|Feb-01-03|| ||refutor: a good example of the thematic bishop sac on h7 where white has a pawn on e5 |
|Apr-18-04|| ||Kenkaku: Beautiful finish. 28...Nf8 29. Rxc7 Rxc7 30. Rxf8+ Kxf8 (30...Kd7 31. Qd8+ Kc6 32. Qd6#) 31. Qd8# |
|Apr-18-04|| ||tamar: Poor Amos Burn. I bet he didn't get his pipe lighted in this one either! |
|Jun-17-06|| ||LIFE Master AJ: Wonderful play by Pillsbury ... poor Burn was smoked!|
|Jun-17-06|| ||LIFE Master AJ: This game is analyzed in the most recent "Chess Express." (A monthly newsletter from the London Chess Center, # 115.)|
|Jun-17-06|| ||Gypsy: 22...Nf8 23.Qh4 Ng6 24.Qh7+ Kf8 25.Qh8+! Nxh8 26.Rxh8#.|
|May-02-07|| ||gauer: The game above turned out to be among the first with annotations I'd ever analysed. Do the opinions throughout the notes still hold (ie is there still really a distinguishing preference between Bg5 & Nf3)? Also, were these notes seen at all in the Art of Chess by Mason, and is the descriptive notation in that book worth another read?|
|May-02-07|| ||RookFile: Just another example of Amos Burn getting slapped around.|
|May-02-07|| ||Plato: <Just another example of Amos Burn getting slapped around.>|
Amos Burn was a *very* strong player. It's unfortunate that his legacy for so many people is as the loser of the "Pipe Game" against Marshall and nothing more.
Despite the loss in the present game, he actually had an overall plus score against Pillsbury. He also had lifetime plus or equal scores against the likes of Steinitz, Chigorin, Maroczy, Blackburne, Gunsberg, etc... Let's show him some respect, shall we?
|May-02-07|| ||ughaibu: Burn beat Pillsbury in 1898 and 1900, I guess we can say that during this period in time, Burn was at least as strong as Pillsbury.|
|May-02-07|| ||capanegra: In fact, Pillsbury vs Burn, 1898 contains a beautiful and instructive Queen ending won by Burn.|
|May-02-07|| ||chancho: Burns was no chump as evidenced by this game: Burn vs Alekhine, 1911|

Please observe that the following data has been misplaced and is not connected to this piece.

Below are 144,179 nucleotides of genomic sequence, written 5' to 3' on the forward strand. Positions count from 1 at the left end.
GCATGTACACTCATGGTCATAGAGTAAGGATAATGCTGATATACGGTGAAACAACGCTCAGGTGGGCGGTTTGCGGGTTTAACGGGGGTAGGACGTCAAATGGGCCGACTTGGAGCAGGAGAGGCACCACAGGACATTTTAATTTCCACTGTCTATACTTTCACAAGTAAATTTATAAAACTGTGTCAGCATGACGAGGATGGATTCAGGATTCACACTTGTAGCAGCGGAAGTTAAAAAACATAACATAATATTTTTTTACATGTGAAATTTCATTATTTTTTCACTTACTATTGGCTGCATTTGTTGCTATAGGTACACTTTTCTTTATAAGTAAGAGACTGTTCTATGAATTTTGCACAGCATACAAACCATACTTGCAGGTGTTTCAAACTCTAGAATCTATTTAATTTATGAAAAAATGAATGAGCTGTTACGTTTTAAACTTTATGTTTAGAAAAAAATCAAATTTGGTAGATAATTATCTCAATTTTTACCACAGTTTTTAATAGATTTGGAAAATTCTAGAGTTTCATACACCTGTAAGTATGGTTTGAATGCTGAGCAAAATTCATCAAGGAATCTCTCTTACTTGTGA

In all fairness, this Alekhine was not the great player he would later become, but it shows that Burn was a good, good player.
|Oct-31-08|| ||sleepyirv: Burn is one of those players that was strong enough to play with the best but couldn't beat the best on a regular basis. Which leaves him the victim of some very pretty games.|
|Oct-31-08|| ||whiskeyrebel: Burn's career is covered by one of the biggest dang chess books I've ever seen. It's too heavy to even lug home from the university library where I spotted it.|
|Dec-30-08|| ||Emma: Awfull, awfull game by Black here.|
|Feb-28-09|| ||WhiteRook48: Burn was totally Burned!|
|Jul-23-09|| ||Knight13: Burn not resigning on move 22 just shows that he must've been really, really upset.|
14...a6? should've been labeled with a question mark by the annotater.
|Jul-23-09|| ||RookFile: <ughaibu: Burn beat Pillsbury in 1898 and 1900, I guess we can say that during this period in time, Burn was at least as strong as Pillsbury.>|
I agree that Burn was at least as strong as a dying Pillsbury, who had syphillis.
After Pillsbury died, it was probably the case the Burn was even stronger.
|Jul-23-09|| ||chancho: Well, Pillsbury defeated Lasker twice in 1900 and 1904, and Lasker was the World Champ, as well as Karl Schlechter, who played Lasker for the World title in 1910, and who from 1896 to 1904 had a losing record of +1 -8 =9 against the sick Pillsbury. Are we to assume Pillsbury only went into dying mode whenever he played Burn? Or is it just possible that Burn was a difficult opponent for Pillsbury?|
|Aug-13-09|| ||LIFE Master AJ: http://www.chess.co.uk/chessexpress...|
The above link takes you to the LCC page for the analysis of this game.